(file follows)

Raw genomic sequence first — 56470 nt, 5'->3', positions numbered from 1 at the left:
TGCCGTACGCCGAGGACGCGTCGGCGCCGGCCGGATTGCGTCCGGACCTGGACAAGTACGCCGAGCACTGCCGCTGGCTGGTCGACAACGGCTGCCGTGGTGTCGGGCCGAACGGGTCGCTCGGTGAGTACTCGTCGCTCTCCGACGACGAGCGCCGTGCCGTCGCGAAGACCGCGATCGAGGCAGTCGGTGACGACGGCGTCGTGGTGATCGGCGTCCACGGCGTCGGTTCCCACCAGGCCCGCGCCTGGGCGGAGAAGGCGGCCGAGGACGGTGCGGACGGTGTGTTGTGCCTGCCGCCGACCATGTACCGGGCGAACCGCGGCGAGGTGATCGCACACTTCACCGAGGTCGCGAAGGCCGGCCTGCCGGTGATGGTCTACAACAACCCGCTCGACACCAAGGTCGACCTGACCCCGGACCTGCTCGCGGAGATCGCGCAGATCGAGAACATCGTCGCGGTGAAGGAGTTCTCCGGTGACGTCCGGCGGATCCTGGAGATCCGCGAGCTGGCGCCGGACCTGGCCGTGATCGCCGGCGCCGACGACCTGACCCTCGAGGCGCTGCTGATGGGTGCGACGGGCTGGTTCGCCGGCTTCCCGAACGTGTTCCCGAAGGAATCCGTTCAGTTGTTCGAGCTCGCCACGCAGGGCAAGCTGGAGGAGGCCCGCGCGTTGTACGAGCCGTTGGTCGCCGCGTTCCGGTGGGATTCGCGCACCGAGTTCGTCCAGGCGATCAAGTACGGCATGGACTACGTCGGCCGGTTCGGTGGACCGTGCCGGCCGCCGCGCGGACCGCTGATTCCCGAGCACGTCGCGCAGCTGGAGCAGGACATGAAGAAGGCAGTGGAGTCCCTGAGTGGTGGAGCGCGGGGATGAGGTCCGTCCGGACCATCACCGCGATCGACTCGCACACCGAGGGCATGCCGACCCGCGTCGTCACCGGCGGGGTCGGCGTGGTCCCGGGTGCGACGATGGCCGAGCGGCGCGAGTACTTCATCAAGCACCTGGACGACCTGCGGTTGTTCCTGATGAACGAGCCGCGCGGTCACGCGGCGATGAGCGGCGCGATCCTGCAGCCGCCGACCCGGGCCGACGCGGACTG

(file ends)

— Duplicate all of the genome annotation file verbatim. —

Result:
Raw genomic sequence first — 56470 nt, 5'->3', positions numbered from 1 at the left:
TGCCGTACGCCGAGGACGCGTCGGCGCCGGCCGGATTGCGTCCGGACCTGGACAAGTACGCCGAGCACTGCCGCTGGCTGGTCGACAACGGCTGCCGTGGTGTCGGGCCGAACGGGTCGCTCGGTGAGTACTCGTCGCTCTCCGACGACGAGCGCCGTGCCGTCGCGAAGACCGCGATCGAGGCAGTCGGTGACGACGGCGTCGTGGTGATCGGCGTCCACGGCGTCGGTTCCCACCAGGCCCGCGCCTGGGCGGAGAAGGCGGCCGAGGACGGTGCGGACGGTGTGTTGTGCCTGCCGCCGACCATGTACCGGGCGAACCGCGGCGAGGTGATCGCACACTTCACCGAGGTCGCGAAGGCCGGCCTGCCGGTGATGGTCTACAACAACCCGCTCGACACCAAGGTCGACCTGACCCCGGACCTGCTCGCGGAGATCGCGCAGATCGAGAACATCGTCGCGGTGAAGGAGTTCTCCGGTGACGTCCGGCGGATCCTGGAGATCCGCGAGCTGGCGCCGGACCTGGCCGTGATCGCCGGCGCCGACGACCTGACCCTCGAGGCGCTGCTGATGGGTGCGACGGGCTGGTTCGCCGGCTTCCCGAACGTGTTCCCGAAGGAATCCGTTCAGTTGTTCGAGCTCGCCACGCAGGGCAAGCTGGAGGAGGCCCGCGCGTTGTACGAGCCGTTGGTCGCCGCGTTCCGGTGGGATTCGCGCACCGAGTTCGTCCAGGCGATCAAGTACGGCATGGACTACGTCGGCCGGTTCGGTGGACCGTGCCGGCCGCCGCGCGGACCGCTGATTCCCGAGCACGTCGCGCAGCTGGAGCAGGACATGAAGAAGGCAGTGGAGTCCCTGAGTGGTGGAGCGCGGGGATGAGGTCCGTCCGGACCATCACCGCGATCGACTCGCACACCGAGGGCATGCCGACCCGCGTCGTCACCGGCGGGGTCGGCGTGGTCCCGGGTGCGACGATGGCCGAGCGGCGCGAGTACTTCATCAAGCACCTGGACGACCTGCGGTTGTTCCTGATGAACGAGCCGCGCGGTCACGCGGCGATGAGCGGCGCGATCCTGCAGCCGCCGACCCGGGCCGACGCGGACTG